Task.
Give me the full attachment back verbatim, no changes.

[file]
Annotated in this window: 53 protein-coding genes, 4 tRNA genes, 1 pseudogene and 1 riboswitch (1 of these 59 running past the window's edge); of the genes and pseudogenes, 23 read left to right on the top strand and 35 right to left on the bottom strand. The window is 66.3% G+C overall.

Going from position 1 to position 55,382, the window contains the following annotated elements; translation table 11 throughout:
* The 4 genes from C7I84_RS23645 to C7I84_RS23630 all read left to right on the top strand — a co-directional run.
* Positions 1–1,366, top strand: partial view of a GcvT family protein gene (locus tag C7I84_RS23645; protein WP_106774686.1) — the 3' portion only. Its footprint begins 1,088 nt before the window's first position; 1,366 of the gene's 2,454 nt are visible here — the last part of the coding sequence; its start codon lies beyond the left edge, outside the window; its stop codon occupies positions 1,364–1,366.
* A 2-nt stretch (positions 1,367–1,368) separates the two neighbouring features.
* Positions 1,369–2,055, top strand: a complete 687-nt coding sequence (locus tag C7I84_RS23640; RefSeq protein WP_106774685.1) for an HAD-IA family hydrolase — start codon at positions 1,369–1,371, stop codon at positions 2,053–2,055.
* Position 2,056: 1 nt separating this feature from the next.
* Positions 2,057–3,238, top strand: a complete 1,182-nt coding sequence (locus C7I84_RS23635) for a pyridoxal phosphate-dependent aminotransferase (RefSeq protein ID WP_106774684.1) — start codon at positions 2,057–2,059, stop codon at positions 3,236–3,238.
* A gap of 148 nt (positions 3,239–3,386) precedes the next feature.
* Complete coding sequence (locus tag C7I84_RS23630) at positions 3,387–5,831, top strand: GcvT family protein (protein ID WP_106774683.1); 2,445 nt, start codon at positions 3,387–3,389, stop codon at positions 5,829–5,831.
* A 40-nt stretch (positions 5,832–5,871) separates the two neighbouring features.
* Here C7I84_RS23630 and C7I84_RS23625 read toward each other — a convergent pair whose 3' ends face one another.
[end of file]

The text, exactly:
Annotated in this window: 53 protein-coding genes, 4 tRNA genes, 1 pseudogene and 1 riboswitch (1 of these 59 running past the window's edge); of the genes and pseudogenes, 23 read left to right on the top strand and 35 right to left on the bottom strand. The window is 66.3% G+C overall.

Going from position 1 to position 55,382, the window contains the following annotated elements; translation table 11 throughout:
* The 4 genes from C7I84_RS23645 to C7I84_RS23630 all read left to right on the top strand — a co-directional run.
* Positions 1–1,366, top strand: partial view of a GcvT family protein gene (locus tag C7I84_RS23645; protein WP_106774686.1) — the 3' portion only. Its footprint begins 1,088 nt before the window's first position; 1,366 of the gene's 2,454 nt are visible here — the last part of the coding sequence; its start codon lies beyond the left edge, outside the window; its stop codon occupies positions 1,364–1,366.
* A 2-nt stretch (positions 1,367–1,368) separates the two neighbouring features.
* Positions 1,369–2,055, top strand: a complete 687-nt coding sequence (locus tag C7I84_RS23640; RefSeq protein WP_106774685.1) for an HAD-IA family hydrolase — start codon at positions 1,369–1,371, stop codon at positions 2,053–2,055.
* Position 2,056: 1 nt separating this feature from the next.
* Positions 2,057–3,238, top strand: a complete 1,182-nt coding sequence (locus C7I84_RS23635) for a pyridoxal phosphate-dependent aminotransferase (RefSeq protein ID WP_106774684.1) — start codon at positions 2,057–2,059, stop codon at positions 3,236–3,238.
* A gap of 148 nt (positions 3,239–3,386) precedes the next feature.
* Complete coding sequence (locus tag C7I84_RS23630) at positions 3,387–5,831, top strand: GcvT family protein (protein ID WP_106774683.1); 2,445 nt, start codon at positions 3,387–3,389, stop codon at positions 5,829–5,831.
* A 40-nt stretch (positions 5,832–5,871) separates the two neighbouring features.
* Here C7I84_RS23630 and C7I84_RS23625 read toward each other — a convergent pair whose 3' ends face one another.